Sorry selfie sticks, you’ve got nothing on this drone.
Tired of taking selfies with your smartphone or recording memorable occasions with a handheld video camera? As the quest for using quadcopters to capture beautiful bird’s-eye view shots continues, one Menlo Park-based startup has debuted a rather impressive throw-and-shoot drone that flies itself — no remote controls! While UAVs have been used by Hollywood directors and tourism groups to obtain otherwise unobtainable scenes, it’s only a matter of time before consumers adopt these reasonably-priced gadgets as well. And Lily Robotics hopes to be the company that spearheads that movement.
Initiated with a throw in the air by a user with a strapped on GPS wristband, the aptly named Lily Camera automatically follows its owner like a loyal dog, recording stunning footage and high definition images while hovering in place at heights of 10 to 30 feet and flying at speeds up to 25 mph. The camera, completely engineered for rugged aerial and water environments, is built for outdoor sports enthusiasts and those looking for a simple, fun way to share their everyday activities. After all, it’s not too far-fetched to envision a family purchasing a drone to snap photos at picnics and get-togethers so no one has to be left out by holding the camera.
“Point-and-shoot devices, action cameras, camcorders, and DSLRs have served us well on the ground and attached to drones, but we’ve always wanted a richer, more contextual point-of-view,” explained Antoine Balaresque, Lily co-founder and CEO. “Lily automatically creates exciting close range photos and wide, cinematic shots previously reserved for professional filmmakers.”
Leveraging advanced computer vision algorithms, this new drone intelligently tracks its user, following every move and so much more. With autonomous flight, Lily expands creative shooting opportunities well beyond handheld and action cameras with a single point-of-view. The flying apparatus is equipped with an accelerometer, gyroscope, barometer and GPS, as well as front and bottom-facing high-def cameras capable of 1080p at 60 fps and 720p with 120 fps slow motion footage, or 12-megapixel still photos.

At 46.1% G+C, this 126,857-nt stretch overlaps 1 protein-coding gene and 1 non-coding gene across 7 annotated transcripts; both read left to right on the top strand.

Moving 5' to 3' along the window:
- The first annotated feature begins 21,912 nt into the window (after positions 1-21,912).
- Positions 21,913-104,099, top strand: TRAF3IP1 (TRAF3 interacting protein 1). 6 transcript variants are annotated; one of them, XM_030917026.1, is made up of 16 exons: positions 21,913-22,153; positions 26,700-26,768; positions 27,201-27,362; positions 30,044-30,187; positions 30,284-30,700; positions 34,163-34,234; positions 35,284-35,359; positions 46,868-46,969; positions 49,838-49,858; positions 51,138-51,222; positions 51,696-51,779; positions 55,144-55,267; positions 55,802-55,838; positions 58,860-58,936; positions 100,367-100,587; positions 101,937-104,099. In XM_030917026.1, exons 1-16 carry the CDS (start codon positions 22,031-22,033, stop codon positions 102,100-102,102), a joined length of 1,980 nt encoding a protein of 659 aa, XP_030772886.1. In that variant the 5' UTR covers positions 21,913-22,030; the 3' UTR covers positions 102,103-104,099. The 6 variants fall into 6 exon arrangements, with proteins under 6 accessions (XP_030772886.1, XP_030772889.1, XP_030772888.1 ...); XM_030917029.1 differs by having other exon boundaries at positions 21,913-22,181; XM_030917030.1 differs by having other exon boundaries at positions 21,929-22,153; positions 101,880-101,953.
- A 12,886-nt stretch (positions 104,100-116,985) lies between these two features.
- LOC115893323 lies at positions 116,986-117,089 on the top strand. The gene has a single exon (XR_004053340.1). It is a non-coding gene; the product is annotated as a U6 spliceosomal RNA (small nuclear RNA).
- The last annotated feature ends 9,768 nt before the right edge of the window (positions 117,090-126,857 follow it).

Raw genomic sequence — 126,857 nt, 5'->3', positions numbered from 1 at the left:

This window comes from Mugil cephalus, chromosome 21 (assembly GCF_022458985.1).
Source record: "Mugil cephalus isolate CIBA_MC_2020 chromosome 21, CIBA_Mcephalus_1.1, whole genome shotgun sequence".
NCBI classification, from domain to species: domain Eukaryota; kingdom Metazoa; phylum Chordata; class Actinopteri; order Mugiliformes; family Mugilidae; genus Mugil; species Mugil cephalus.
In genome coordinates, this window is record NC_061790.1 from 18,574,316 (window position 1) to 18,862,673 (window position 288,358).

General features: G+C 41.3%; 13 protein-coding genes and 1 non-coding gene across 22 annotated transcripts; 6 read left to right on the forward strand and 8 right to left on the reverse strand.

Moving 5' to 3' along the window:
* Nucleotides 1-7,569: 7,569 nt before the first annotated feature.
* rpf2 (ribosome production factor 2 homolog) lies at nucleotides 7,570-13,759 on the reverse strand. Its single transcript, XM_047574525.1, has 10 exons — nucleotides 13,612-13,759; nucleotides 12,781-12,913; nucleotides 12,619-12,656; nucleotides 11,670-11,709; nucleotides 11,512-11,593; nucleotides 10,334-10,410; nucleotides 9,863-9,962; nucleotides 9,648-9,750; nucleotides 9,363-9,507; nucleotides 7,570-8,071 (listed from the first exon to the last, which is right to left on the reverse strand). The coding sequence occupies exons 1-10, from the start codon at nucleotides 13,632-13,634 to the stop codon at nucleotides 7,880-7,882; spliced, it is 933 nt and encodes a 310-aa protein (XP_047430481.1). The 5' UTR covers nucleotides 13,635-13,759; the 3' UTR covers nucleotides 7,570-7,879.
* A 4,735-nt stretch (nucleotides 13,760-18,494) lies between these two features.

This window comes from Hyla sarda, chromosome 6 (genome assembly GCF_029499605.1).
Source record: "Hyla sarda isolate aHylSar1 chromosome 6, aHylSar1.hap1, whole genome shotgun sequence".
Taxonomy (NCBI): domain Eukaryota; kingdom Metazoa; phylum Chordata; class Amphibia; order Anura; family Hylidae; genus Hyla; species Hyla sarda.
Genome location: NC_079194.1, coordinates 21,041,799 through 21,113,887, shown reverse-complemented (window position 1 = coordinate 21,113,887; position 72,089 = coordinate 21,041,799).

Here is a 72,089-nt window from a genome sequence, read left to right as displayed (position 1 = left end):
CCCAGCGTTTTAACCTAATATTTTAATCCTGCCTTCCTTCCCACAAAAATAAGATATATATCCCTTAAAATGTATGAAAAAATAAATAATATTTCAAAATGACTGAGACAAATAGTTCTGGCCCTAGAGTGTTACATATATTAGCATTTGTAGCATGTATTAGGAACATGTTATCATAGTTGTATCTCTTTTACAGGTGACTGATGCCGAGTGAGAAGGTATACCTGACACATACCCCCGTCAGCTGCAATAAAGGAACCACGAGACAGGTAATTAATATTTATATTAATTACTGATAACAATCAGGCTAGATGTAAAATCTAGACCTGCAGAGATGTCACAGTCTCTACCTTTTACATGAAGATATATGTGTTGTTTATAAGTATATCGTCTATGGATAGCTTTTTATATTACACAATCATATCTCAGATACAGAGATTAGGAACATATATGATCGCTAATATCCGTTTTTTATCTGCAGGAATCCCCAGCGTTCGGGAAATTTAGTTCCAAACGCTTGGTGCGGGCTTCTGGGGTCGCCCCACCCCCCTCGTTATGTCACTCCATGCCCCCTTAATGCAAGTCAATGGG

As eluded to above, Lily requires connects to a tiny tracking device via Wi-Fi that can be easily slipped into a pocket or adorned on a wrist, which the drone uses to relay position, distance and speed information to the built-in camera. This unit boasts a few control buttons (to launch/land, up/down and angle in relation to the operator), an accelerometer, a barometer, GPS, a vibration motor, as well as a USB port for easy charging. It even has a microphone for picking up nearby sounds.
“We want to be in the GoPro space, not the drone space,” Balaresque recently told Forbes. “We don’t see this as a drone. This is robotics technology applied to cameras… To me, a drone is a military device that just flies around and shoots people. The only thing I see with Lily is camera that flies. I guess it’s a matter of wording.”
With these aspirations, its creators have designed the disc-shaped drone to be entirely waterproof (no need to fear use around pools and ponds) and portable (bring it anywhere), while its Lithium-Ion battery allows it to last for about 20 minutes before needing to be recharged. Lily is also programmable so that users can receive directions through its tracking device or accompanying mobile app.
Intrigued? Fly over its official page to find out more. Pre-orders for the Lily Camera are now underway at $499, with shipment slated for February 2016. At that time, the price tag will rise to $999.